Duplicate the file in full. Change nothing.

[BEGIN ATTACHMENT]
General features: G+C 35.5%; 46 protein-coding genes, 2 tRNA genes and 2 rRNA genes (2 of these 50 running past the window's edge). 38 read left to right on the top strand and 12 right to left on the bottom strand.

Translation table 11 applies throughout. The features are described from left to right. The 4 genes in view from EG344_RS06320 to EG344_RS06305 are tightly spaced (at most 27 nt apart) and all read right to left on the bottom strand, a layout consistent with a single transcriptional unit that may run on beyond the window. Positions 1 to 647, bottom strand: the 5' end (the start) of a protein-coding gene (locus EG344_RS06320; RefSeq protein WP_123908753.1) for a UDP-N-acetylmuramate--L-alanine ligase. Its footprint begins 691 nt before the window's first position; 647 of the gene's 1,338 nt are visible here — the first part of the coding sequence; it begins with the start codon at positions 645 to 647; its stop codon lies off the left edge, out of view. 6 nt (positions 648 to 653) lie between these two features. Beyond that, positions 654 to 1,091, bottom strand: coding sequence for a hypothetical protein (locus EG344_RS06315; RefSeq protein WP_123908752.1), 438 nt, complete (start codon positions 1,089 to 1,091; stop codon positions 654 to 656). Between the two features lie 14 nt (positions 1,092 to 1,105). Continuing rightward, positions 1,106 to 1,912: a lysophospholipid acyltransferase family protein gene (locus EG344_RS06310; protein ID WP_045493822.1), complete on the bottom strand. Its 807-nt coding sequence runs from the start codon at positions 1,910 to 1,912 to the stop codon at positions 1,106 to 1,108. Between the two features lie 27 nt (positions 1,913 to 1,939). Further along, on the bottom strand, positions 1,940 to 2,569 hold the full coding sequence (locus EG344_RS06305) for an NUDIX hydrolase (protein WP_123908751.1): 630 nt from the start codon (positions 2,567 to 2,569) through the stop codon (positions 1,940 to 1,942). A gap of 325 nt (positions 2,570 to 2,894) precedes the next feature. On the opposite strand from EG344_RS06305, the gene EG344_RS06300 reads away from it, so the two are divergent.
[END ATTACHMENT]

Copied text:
General features: G+C 35.5%; 46 protein-coding genes, 2 tRNA genes and 2 rRNA genes (2 of these 50 running past the window's edge). 38 read left to right on the top strand and 12 right to left on the bottom strand.

Translation table 11 applies throughout. The features are described from left to right. The 4 genes in view from EG344_RS06320 to EG344_RS06305 are tightly spaced (at most 27 nt apart) and all read right to left on the bottom strand, a layout consistent with a single transcriptional unit that may run on beyond the window. Positions 1 to 647, bottom strand: the 5' end (the start) of a protein-coding gene (locus EG344_RS06320; RefSeq protein WP_123908753.1) for a UDP-N-acetylmuramate--L-alanine ligase. Its footprint begins 691 nt before the window's first position; 647 of the gene's 1,338 nt are visible here — the first part of the coding sequence; it begins with the start codon at positions 645 to 647; its stop codon lies off the left edge, out of view. 6 nt (positions 648 to 653) lie between these two features. Beyond that, positions 654 to 1,091, bottom strand: coding sequence for a hypothetical protein (locus EG344_RS06315; RefSeq protein WP_123908752.1), 438 nt, complete (start codon positions 1,089 to 1,091; stop codon positions 654 to 656). Between the two features lie 14 nt (positions 1,092 to 1,105). Continuing rightward, positions 1,106 to 1,912: a lysophospholipid acyltransferase family protein gene (locus EG344_RS06310; protein ID WP_045493822.1), complete on the bottom strand. Its 807-nt coding sequence runs from the start codon at positions 1,910 to 1,912 to the stop codon at positions 1,106 to 1,108. Between the two features lie 27 nt (positions 1,913 to 1,939). Further along, on the bottom strand, positions 1,940 to 2,569 hold the full coding sequence (locus EG344_RS06305) for an NUDIX hydrolase (protein WP_123908751.1): 630 nt from the start codon (positions 2,567 to 2,569) through the stop codon (positions 1,940 to 1,942). A gap of 325 nt (positions 2,570 to 2,894) precedes the next feature. On the opposite strand from EG344_RS06305, the gene EG344_RS06300 reads away from it, so the two are divergent.